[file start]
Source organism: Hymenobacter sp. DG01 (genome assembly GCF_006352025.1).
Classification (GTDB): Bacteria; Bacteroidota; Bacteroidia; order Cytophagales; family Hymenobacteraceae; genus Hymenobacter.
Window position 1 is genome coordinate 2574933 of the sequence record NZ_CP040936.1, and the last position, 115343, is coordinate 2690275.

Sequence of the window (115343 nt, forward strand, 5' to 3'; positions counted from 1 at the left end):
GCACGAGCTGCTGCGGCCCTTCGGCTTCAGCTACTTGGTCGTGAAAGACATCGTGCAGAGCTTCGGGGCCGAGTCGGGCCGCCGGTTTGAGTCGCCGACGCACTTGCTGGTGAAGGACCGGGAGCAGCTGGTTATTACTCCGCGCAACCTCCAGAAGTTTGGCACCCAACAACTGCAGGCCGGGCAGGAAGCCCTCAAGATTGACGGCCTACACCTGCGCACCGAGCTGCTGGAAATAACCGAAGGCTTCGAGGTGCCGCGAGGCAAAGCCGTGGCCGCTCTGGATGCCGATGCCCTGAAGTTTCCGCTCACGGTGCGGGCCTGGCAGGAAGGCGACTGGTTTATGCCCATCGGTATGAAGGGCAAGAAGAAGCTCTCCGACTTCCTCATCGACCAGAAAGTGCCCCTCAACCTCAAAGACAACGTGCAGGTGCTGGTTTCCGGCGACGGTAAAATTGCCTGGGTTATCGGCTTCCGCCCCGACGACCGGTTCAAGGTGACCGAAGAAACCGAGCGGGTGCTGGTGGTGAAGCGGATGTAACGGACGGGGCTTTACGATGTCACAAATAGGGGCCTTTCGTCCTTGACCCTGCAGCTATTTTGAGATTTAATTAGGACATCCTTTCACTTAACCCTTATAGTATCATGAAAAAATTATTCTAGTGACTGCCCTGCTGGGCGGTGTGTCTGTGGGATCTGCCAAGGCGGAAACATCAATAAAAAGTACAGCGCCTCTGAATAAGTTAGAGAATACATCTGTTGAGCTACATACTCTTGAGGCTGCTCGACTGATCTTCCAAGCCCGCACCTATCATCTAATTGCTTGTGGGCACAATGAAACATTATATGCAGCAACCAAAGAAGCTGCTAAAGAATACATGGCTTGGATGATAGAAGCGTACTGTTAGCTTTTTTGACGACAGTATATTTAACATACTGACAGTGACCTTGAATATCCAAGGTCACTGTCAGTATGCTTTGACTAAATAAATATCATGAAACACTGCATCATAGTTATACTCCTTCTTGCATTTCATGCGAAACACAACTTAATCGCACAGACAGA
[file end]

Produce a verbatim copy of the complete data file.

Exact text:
Source organism: Hymenobacter sp. DG01 (genome assembly GCF_006352025.1).
Classification (GTDB): Bacteria; Bacteroidota; Bacteroidia; order Cytophagales; family Hymenobacteraceae; genus Hymenobacter.
Window position 1 is genome coordinate 2574933 of the sequence record NZ_CP040936.1, and the last position, 115343, is coordinate 2690275.

Sequence of the window (115343 nt, forward strand, 5' to 3'; positions counted from 1 at the left end):
GCACGAGCTGCTGCGGCCCTTCGGCTTCAGCTACTTGGTCGTGAAAGACATCGTGCAGAGCTTCGGGGCCGAGTCGGGCCGCCGGTTTGAGTCGCCGACGCACTTGCTGGTGAAGGACCGGGAGCAGCTGGTTATTACTCCGCGCAACCTCCAGAAGTTTGGCACCCAACAACTGCAGGCCGGGCAGGAAGCCCTCAAGATTGACGGCCTACACCTGCGCACCGAGCTGCTGGAAATAACCGAAGGCTTCGAGGTGCCGCGAGGCAAAGCCGTGGCCGCTCTGGATGCCGATGCCCTGAAGTTTCCGCTCACGGTGCGGGCCTGGCAGGAAGGCGACTGGTTTATGCCCATCGGTATGAAGGGCAAGAAGAAGCTCTCCGACTTCCTCATCGACCAGAAAGTGCCCCTCAACCTCAAAGACAACGTGCAGGTGCTGGTTTCCGGCGACGGTAAAATTGCCTGGGTTATCGGCTTCCGCCCCGACGACCGGTTCAAGGTGACCGAAGAAACCGAGCGGGTGCTGGTGGTGAAGCGGATGTAACGGACGGGGCTTTACGATGTCACAAATAGGGGCCTTTCGTCCTTGACCCTGCAGCTATTTTGAGATTTAATTAGGACATCCTTTCACTTAACCCTTATAGTATCATGAAAAAATTATTCTAGTGACTGCCCTGCTGGGCGGTGTGTCTGTGGGATCTGCCAAGGCGGAAACATCAATAAAAAGTACAGCGCCTCTGAATAAGTTAGAGAATACATCTGTTGAGCTACATACTCTTGAGGCTGCTCGACTGATCTTCCAAGCCCGCACCTATCATCTAATTGCTTGTGGGCACAATGAAACATTATATGCAGCAACCAAAGAAGCTGCTAAAGAATACATGGCTTGGATGATAGAAGCGTACTGTTAGCTTTTTTGACGACAGTATATTTAACATACTGACAGTGACCTTGAATATCCAAGGTCACTGTCAGTATGCTTTGACTAAATAAATATCATGAAACACTGCATCATAGTTATACTCCTTCTTGCATTTCATGCGAAACACAACTTAATCGCACAGACAGA